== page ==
“Quit Settling for a Reasonable Faith”

That was the title of a daily post in Bob Goff’s book,
Live in Grace, Walk in Love.
It made me stop and think.
Do I want an unreasonable faith?

Bob went on to explain how we often lose our sense of childlike wonder as well as our ability to let our imaginations run wild so we can enjoy all God has given us to explore.

My mind went elsewhere:

  • What were my expectations of what my faith should reasonably produce for me?
  • What did I expect God to do for me?
  • What was too much to ask of him?
  • Was I expecting too little of him?
Photo by Steve Halama on Unsplash

Almost 70 years ago, J. B. Phillips published a book entitled, “Your God Is Too Small.” Was he? Was the God I created in my own mind, or at least the God my actions and thoughts portray, a small, reasonable God? Or did I truly worship a God of wonder, a God of miracles, a God of power and presence in my daily life?

Not many days later, while still pondering if my reasonable faith kept me from trusting God for big things, a chance Scriptural encounter led me back to I Kings 17. A famine was occurring in the land, and God directs the prophet Elijah to go to the town of Zarephath, where God says a widow will provide the food he needs.

Here’s the interesting thing: God apparently did not give the widow this message! Elijah shows up and asks her for water and a piece of bread. Her response is:

“As surely as the Lord your God lives, I don’t have any bread—
only a handful of flour in a jar and a little olive oil in a jug.
I am gathering a few sticks to take home and
make a meal for myself and my son, that we may eat it—and die.”

The widow is expecting to die. She and her son have one meal left. And after that—the end. There is nothing more for them to do but starve to death. No unemployment, no welfare, no government stimulus check. It’s over for the widow and her son.

Elijah tells her not to be afraid. He tells her to first go make him a small loaf of bread and then to make food for herself and her son. And then he gives her a promise from the almighty Lord, the God of Israel:

“The jar of flour will not be used up
and the jug of oil will not run dry
until the day the Lord sends rain on the land.”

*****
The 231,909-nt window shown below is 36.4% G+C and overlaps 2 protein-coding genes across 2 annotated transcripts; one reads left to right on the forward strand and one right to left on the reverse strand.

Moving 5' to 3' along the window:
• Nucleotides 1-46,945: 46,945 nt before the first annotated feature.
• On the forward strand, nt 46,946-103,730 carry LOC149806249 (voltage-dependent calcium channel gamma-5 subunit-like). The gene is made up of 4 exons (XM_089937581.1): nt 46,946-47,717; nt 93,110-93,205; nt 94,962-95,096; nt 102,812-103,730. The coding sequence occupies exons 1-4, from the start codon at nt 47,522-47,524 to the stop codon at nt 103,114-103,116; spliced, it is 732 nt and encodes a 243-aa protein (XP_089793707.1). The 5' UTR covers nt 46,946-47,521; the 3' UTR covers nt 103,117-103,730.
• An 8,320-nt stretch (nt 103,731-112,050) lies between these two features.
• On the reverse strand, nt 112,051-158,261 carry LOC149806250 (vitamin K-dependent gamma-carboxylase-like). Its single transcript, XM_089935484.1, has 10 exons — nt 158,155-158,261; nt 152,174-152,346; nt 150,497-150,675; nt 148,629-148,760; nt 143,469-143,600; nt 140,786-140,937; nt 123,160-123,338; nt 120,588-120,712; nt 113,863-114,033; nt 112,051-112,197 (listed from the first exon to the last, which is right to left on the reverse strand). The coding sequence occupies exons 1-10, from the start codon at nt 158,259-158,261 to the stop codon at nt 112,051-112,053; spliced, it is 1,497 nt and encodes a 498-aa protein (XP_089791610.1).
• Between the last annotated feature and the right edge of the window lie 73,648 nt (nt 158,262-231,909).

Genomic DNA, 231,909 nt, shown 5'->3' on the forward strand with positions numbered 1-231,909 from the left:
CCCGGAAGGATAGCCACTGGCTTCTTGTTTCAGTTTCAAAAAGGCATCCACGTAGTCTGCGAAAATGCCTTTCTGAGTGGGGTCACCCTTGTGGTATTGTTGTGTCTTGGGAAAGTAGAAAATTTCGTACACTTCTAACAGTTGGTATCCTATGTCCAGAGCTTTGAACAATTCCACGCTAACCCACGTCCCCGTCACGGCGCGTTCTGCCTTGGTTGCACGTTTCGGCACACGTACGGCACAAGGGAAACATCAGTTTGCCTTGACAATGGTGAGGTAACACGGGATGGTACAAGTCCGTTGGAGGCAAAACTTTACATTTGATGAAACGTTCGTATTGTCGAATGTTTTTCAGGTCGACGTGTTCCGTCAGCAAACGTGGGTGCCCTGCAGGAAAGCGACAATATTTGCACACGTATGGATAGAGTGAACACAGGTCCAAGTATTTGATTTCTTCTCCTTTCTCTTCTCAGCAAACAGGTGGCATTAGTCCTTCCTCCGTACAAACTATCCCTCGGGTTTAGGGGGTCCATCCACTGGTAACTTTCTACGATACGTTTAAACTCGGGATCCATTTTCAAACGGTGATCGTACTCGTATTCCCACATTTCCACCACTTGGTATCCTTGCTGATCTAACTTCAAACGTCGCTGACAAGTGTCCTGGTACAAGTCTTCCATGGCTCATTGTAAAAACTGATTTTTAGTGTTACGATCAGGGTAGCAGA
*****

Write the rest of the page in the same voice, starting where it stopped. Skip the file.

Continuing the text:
That doesn’t seem like a reasonable promise, even from God. And yet the woman must have had an unreasonable faith in God, because she does it. She makes Elijah’s bread and then the bread for her son and herself.

“So there was food every day for Elijah and for the woman and her family.
For the jar of flour was not used up
and the jug of oil did not run dry,
in keeping with the word of the Lord spoken by Elijah.”

Food every day. A jar of flour that is never used up. A jug of oil that refuses to empty,

God provided in unreasonable ways. And the widow’s faith was big enough to believe that he could and that he would.

Do I limit myself to a reasonable faith that doesn’t expect much more from God than the norm? Do I look to myself to find the solutions to meet my needs? Or do I reach out in an unreasonable faith to a God who is big—and yet who loves me intimately?

Photo by Robert Nyman on Unsplash

At the beginning of March, before we had much of an inkling of what COVID-19 would bring to our lives, I wrote a post called, “When the Great Provider Doesn’t Provide Through a Paycheck.” A reasonable faith might have kept me from experiencing God’s provision, or at least from recognizing it.

But I’m trying to have a big faith in a big God each day. I’m asking him to provide while I live without work. I am trusting him to walk through this with me, because he’s so much bigger and so much more capable than I am.

Is my bank account flush because of my unreasonable faith? No. I have budget categories where I haven’t been able to put a penny in the pot so far this year. Categories like vacation and books and clothes have no cash balance because I can’t put in what I don’t have. But every bill has been paid and on time.

I know I need to say this: I believe God can also choose to lead people through tremendous physical hardship and loss, financially and otherwise. And I would guess that walking with God through that takes the most unreasonable faith of all.

How reasonable is your faith? Are you looking to God for what only he can do and trusting him with the outcome?

Here’s to a willingness to walk uncharted paths trusting in a great big God!

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